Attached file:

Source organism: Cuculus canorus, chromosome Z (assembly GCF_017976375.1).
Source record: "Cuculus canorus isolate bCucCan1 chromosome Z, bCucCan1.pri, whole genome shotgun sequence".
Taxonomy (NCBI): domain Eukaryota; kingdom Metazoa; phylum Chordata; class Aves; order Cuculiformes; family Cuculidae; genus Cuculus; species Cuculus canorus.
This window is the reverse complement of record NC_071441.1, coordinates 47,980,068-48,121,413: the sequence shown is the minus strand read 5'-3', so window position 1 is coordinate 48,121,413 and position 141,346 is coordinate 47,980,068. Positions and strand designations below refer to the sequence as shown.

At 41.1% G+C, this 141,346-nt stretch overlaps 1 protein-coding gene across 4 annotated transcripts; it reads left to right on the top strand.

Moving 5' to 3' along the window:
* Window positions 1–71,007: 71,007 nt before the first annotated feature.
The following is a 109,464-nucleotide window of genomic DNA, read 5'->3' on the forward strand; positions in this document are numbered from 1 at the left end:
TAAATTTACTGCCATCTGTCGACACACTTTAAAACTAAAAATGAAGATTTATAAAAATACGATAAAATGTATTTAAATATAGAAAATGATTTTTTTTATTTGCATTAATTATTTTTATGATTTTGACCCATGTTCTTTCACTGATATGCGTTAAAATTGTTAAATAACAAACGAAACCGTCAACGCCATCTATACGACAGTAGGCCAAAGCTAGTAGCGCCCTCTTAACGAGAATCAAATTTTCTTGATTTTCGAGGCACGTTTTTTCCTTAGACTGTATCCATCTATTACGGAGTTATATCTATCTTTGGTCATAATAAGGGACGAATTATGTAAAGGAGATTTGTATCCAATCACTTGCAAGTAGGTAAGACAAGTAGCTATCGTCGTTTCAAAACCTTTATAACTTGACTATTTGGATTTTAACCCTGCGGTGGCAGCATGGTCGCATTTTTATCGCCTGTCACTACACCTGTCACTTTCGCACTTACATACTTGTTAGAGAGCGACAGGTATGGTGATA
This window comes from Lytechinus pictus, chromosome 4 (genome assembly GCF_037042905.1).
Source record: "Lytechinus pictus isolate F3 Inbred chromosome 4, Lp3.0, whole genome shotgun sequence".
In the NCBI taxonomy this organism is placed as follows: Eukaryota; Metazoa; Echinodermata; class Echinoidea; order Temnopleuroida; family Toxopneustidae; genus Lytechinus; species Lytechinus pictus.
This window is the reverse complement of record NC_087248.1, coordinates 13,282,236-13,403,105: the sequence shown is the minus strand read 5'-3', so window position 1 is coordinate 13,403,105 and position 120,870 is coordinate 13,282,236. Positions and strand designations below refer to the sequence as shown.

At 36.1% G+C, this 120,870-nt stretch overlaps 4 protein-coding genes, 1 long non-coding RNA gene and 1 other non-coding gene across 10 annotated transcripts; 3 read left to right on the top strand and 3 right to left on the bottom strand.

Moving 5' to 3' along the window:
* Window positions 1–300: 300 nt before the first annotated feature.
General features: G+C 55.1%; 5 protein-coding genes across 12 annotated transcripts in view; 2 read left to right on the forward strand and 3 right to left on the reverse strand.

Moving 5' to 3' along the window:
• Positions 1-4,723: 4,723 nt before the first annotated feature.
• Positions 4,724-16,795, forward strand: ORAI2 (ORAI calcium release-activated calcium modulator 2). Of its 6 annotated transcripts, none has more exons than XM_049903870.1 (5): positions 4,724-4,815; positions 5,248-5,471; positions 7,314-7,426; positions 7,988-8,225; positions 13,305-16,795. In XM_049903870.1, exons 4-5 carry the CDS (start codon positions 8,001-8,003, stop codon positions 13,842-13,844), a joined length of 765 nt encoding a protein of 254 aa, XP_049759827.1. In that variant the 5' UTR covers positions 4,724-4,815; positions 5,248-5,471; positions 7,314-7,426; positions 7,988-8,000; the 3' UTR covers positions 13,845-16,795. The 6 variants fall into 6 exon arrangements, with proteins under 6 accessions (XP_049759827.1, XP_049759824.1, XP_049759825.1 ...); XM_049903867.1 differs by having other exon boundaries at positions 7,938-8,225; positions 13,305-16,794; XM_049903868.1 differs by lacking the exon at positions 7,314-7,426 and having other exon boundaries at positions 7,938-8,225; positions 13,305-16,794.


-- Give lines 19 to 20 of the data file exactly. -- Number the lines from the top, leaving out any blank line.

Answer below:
• Positions 1-4,723: 4,723 nt before the first annotated feature.
• Positions 4,724-16,795, forward strand: ORAI2 (ORAI calcium release-activated calcium modulator 2). Of its 6 annotated transcripts, none has more exons than XM_049903870.1 (5): positions 4,724-4,815; positions 5,248-5,471; positions 7,314-7,426; positions 7,988-8,225; positions 13,305-16,795. In XM_049903870.1, exons 4-5 carry the CDS (start codon positions 8,001-8,003, stop codon positions 13,842-13,844), a joined length of 765 nt encoding a protein of 254 aa, XP_049759827.1. In that variant the 5' UTR covers positions 4,724-4,815; positions 5,248-5,471; positions 7,314-7,426; positions 7,988-8,000; the 3' UTR covers positions 13,845-16,795. The 6 variants fall into 6 exon arrangements, with proteins under 6 accessions (XP_049759827.1, XP_049759824.1, XP_049759825.1 ...); XM_049903867.1 differs by having other exon boundaries at positions 7,938-8,225; positions 13,305-16,794; XM_049903868.1 differs by lacking the exon at positions 7,314-7,426 and having other exon boundaries at positions 7,938-8,225; positions 13,305-16,794.